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Some People Just Don’t Love Music

Music is a form of art that is comprised of sounds. It is often said that music is a universal language that everyone can enjoy regardless of time, age, gender and race. Listening to music makes us feel happy, sad, and excited. However, a new study, published in the journal Current Biology finds that music does not speak to everyone and there are people who simply don’t get music in the way the rest of us do. [1]

 boy listening to music

Indeed, there are people who really just don’t like music. *Image source: elsevier.com

The researchers refers to this inability to experience pleasure from music as specific musical anhedonia. The findings may lead to new insights of the reward system, with implications for pathologies including addiction and affective disorders.

One of the authors of the study, Josep Marco-Pallarés of the University of Barcelona says: “The identification of these individuals can be important to understand the neural basis of music—that is, to learn how a set of notes is translated into emotions.”

Marco-Pallarés and co-workers developed a questionnaire in 2013 to assess individual differences in musical reward—the experience of pleasure coming from music. [2] The researchers found that some individuals can experience pleasure from delicious food, sex and money, but they just don’t enjoy music.

The researchers recently conducted a study and selected some participants from 1,029 college students. They looked more closely at three groups of ten students, with each group consisting of students with high pleasure ratings in response to music, average pleasure ratings in response to music and low sensitivity to musical reward, respectively. The students were selected based on their comparable overall sensitivity to other types of rewards and their ability to perceive music.

The study included two different experiments:

  1. A music task: According to the approach proposed by Salimpoor et al. in 2009 [3], the participants had to rate the degree of pleasure they were experiencing when listening to some pleasant music;
  2. A monetary incentive delay task: In this task, the participants needed to respond promptly to a target to win or avoid losing real money. If one quickly and correctly answered a question, €2 would be given as reward, vice versa.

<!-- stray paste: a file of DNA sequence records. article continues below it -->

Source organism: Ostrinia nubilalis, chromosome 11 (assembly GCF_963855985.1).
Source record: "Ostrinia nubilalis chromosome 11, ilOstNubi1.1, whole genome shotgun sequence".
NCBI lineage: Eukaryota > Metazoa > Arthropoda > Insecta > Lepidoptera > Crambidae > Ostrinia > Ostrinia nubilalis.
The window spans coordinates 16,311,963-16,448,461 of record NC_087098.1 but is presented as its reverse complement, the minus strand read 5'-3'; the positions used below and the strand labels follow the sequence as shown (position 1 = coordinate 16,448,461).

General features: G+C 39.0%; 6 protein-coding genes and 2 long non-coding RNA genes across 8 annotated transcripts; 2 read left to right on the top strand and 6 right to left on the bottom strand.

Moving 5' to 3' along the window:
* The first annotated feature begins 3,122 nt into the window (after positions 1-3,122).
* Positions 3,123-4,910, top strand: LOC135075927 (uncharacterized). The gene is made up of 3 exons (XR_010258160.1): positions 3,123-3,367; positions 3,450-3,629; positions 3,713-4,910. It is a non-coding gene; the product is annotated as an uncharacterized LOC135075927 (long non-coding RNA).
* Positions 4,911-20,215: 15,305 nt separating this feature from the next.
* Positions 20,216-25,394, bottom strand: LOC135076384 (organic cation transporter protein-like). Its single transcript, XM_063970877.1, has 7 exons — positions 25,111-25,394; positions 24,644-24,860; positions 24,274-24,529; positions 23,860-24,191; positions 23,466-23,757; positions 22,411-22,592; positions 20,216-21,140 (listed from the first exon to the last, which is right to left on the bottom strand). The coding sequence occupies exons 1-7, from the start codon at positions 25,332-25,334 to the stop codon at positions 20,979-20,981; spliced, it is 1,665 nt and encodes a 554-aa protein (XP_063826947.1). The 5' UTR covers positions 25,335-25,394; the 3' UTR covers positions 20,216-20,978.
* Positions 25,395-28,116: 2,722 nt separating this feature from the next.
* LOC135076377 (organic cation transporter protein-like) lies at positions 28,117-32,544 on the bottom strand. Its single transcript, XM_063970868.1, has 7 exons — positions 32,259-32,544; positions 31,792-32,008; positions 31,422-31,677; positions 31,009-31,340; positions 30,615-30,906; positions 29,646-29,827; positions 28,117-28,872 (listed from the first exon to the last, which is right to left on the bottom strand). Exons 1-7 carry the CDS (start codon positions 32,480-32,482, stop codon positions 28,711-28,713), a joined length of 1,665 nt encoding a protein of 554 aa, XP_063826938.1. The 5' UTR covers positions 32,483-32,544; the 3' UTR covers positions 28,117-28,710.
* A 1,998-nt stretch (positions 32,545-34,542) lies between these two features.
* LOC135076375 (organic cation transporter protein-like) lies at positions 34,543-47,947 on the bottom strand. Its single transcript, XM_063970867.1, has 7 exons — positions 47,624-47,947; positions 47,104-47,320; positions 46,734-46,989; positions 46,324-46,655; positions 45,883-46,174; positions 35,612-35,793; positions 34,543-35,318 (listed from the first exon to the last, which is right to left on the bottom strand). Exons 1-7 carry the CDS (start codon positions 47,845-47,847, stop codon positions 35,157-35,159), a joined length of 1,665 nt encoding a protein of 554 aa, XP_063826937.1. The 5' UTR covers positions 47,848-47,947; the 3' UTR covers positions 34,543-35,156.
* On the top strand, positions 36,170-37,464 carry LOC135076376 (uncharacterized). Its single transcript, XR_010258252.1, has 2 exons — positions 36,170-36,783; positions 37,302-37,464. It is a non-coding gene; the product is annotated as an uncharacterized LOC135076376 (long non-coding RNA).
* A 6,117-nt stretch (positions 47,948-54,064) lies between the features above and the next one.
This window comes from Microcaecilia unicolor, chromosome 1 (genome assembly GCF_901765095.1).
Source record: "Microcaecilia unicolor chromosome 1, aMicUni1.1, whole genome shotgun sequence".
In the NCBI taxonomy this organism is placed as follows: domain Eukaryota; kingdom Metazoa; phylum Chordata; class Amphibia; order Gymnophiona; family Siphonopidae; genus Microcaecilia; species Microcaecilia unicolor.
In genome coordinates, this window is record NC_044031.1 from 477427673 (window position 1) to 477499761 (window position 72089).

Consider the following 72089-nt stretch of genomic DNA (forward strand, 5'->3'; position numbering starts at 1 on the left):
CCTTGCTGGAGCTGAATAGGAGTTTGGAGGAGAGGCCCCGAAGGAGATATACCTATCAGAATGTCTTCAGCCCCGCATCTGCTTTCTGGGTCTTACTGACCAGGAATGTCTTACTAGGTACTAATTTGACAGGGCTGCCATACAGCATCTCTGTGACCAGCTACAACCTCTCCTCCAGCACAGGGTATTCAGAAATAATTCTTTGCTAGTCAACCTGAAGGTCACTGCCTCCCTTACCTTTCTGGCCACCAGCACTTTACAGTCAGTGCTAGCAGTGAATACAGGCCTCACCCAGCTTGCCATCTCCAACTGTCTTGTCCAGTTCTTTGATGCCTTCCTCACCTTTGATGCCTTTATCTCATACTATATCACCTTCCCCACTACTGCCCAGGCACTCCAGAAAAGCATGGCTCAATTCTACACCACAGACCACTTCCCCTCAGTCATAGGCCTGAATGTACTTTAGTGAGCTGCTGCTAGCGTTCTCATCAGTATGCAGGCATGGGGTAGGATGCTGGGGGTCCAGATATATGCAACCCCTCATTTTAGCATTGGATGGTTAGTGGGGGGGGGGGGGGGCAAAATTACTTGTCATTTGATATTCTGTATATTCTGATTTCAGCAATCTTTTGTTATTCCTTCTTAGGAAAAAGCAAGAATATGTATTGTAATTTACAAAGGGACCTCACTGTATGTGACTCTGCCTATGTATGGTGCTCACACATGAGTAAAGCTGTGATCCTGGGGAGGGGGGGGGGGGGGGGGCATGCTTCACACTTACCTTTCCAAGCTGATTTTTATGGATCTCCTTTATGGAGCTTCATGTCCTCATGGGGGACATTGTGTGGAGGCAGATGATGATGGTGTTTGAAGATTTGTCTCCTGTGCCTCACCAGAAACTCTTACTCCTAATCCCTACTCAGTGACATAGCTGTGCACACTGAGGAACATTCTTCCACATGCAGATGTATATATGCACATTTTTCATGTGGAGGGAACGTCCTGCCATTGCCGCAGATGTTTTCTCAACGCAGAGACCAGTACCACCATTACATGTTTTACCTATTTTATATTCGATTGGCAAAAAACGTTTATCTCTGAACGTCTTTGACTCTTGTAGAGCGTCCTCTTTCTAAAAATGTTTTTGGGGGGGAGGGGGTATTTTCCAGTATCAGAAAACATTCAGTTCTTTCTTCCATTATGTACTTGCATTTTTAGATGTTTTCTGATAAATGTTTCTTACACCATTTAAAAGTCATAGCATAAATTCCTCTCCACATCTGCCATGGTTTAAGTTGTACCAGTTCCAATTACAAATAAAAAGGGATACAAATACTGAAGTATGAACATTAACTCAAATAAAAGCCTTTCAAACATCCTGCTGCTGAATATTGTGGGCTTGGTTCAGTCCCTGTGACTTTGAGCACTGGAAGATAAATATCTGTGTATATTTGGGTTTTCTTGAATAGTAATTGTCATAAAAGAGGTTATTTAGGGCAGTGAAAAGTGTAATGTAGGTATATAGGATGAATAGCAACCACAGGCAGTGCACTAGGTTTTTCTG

In the two experiments, the participants’ changes of skin conductance response and heart rate were recorded as physiologic indicator of emotion. In the meanwhile, the researchers also tested whether the participants activated their reward-related neural circuits and produced a rush of dopamine.

The results were very clear: some healthy and happy people just don’t enjoy music and can’t experience pleasure through music. The results also show that these individuals do respond to monetary rewards, suggesting that low sensitivity to music is not connected to some global abnormality of the reward network. Marco-Pallarés emphasizes: “For each person, some ways of reward might be more effective than others. There might be various ways to access the reward system for different people.”

The significance of this study is not limited to music and musical reward, we can view it from another angle: Why different people have different hobbies and be outstanding in some areas but not as good doing other jobs?

If you want to know how well you perceive music, and hope to experience the questionnaire used in the study, please visit: http://www.brainvitge.org/bmrq.php.

Reference:

  1. Mas-Herrero, E., Marco-Pallares, J., Lorenzo-Seva, U., Zatorre, R.J.,and Rodriguez-Fornells, A. (2014). Dissociation between Musical and Monetary Reward Responses in Specific Musical Anhedonia. 24, 1-6.
  2. Mas-Herrero, E., Marco-Pallares, J., Lorenzo-Seva, U., Zatorre, R.J.,and Rodriguez-Fornells, A. (2013). Individual differences in Music Reward experiences. Music Percept. 31, 118–138.
  3. Salimpoor, V.N., Benovoy, M., Longo, G., Cooperstock, J.R., and Zatorre, R.J. (2009). The rewarding aspects of music listening are related to degree of emotional arousal. PLoS ONE 4, e7487.

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